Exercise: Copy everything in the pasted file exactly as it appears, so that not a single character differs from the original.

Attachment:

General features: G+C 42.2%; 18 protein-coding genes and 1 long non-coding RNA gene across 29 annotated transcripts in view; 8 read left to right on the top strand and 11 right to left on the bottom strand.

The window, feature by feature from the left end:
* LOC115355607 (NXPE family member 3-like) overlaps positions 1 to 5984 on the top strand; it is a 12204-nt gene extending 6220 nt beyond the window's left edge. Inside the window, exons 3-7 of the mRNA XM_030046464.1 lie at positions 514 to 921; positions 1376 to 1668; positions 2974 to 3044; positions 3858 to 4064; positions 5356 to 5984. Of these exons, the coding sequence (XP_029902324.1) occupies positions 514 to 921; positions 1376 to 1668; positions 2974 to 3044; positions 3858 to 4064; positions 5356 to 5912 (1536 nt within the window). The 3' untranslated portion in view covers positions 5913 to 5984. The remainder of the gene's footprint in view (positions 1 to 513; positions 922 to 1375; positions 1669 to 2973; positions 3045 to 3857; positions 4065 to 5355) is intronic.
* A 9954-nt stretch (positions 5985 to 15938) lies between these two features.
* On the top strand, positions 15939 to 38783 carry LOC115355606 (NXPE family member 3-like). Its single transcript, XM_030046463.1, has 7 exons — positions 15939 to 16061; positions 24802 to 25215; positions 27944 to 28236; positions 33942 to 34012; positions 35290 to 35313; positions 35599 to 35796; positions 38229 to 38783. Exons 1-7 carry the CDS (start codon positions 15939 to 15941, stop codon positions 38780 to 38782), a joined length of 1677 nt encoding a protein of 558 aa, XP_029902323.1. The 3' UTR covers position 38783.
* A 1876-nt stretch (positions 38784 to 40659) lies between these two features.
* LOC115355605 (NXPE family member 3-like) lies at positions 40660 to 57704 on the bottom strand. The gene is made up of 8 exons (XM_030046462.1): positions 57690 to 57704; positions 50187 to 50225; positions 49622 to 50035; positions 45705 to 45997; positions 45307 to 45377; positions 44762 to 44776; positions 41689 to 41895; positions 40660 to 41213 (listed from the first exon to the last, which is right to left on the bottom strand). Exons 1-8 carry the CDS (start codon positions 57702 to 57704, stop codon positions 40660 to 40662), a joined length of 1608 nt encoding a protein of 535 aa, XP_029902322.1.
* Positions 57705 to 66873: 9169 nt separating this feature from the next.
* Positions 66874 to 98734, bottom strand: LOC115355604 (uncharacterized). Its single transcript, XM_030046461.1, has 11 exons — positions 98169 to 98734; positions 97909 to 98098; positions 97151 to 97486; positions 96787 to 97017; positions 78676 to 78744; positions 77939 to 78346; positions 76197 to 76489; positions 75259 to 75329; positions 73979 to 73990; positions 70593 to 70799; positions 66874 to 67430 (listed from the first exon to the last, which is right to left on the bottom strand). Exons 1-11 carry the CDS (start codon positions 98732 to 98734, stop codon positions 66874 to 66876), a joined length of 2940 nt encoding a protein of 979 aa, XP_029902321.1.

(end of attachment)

General features: G+C 42.2%; 18 protein-coding genes and 1 long non-coding RNA gene across 29 annotated transcripts in view; 8 read left to right on the top strand and 11 right to left on the bottom strand.

The window, feature by feature from the left end:
* LOC115355607 (NXPE family member 3-like) overlaps positions 1 to 5984 on the top strand; it is a 12204-nt gene extending 6220 nt beyond the window's left edge. Inside the window, exons 3-7 of the mRNA XM_030046464.1 lie at positions 514 to 921; positions 1376 to 1668; positions 2974 to 3044; positions 3858 to 4064; positions 5356 to 5984. Of these exons, the coding sequence (XP_029902324.1) occupies positions 514 to 921; positions 1376 to 1668; positions 2974 to 3044; positions 3858 to 4064; positions 5356 to 5912 (1536 nt within the window). The 3' untranslated portion in view covers positions 5913 to 5984. The remainder of the gene's footprint in view (positions 1 to 513; positions 922 to 1375; positions 1669 to 2973; positions 3045 to 3857; positions 4065 to 5355) is intronic.
* A 9954-nt stretch (positions 5985 to 15938) lies between these two features.
* On the top strand, positions 15939 to 38783 carry LOC115355606 (NXPE family member 3-like). Its single transcript, XM_030046463.1, has 7 exons — positions 15939 to 16061; positions 24802 to 25215; positions 27944 to 28236; positions 33942 to 34012; positions 35290 to 35313; positions 35599 to 35796; positions 38229 to 38783. Exons 1-7 carry the CDS (start codon positions 15939 to 15941, stop codon positions 38780 to 38782), a joined length of 1677 nt encoding a protein of 558 aa, XP_029902323.1. The 3' UTR covers position 38783.
* A 1876-nt stretch (positions 38784 to 40659) lies between these two features.
* LOC115355605 (NXPE family member 3-like) lies at positions 40660 to 57704 on the bottom strand. The gene is made up of 8 exons (XM_030046462.1): positions 57690 to 57704; positions 50187 to 50225; positions 49622 to 50035; positions 45705 to 45997; positions 45307 to 45377; positions 44762 to 44776; positions 41689 to 41895; positions 40660 to 41213 (listed from the first exon to the last, which is right to left on the bottom strand). Exons 1-8 carry the CDS (start codon positions 57702 to 57704, stop codon positions 40660 to 40662), a joined length of 1608 nt encoding a protein of 535 aa, XP_029902322.1.
* Positions 57705 to 66873: 9169 nt separating this feature from the next.
* Positions 66874 to 98734, bottom strand: LOC115355604 (uncharacterized). Its single transcript, XM_030046461.1, has 11 exons — positions 98169 to 98734; positions 97909 to 98098; positions 97151 to 97486; positions 96787 to 97017; positions 78676 to 78744; positions 77939 to 78346; positions 76197 to 76489; positions 75259 to 75329; positions 73979 to 73990; positions 70593 to 70799; positions 66874 to 67430 (listed from the first exon to the last, which is right to left on the bottom strand). Exons 1-11 carry the CDS (start codon positions 98732 to 98734, stop codon positions 66874 to 66876), a joined length of 2940 nt encoding a protein of 979 aa, XP_029902321.1.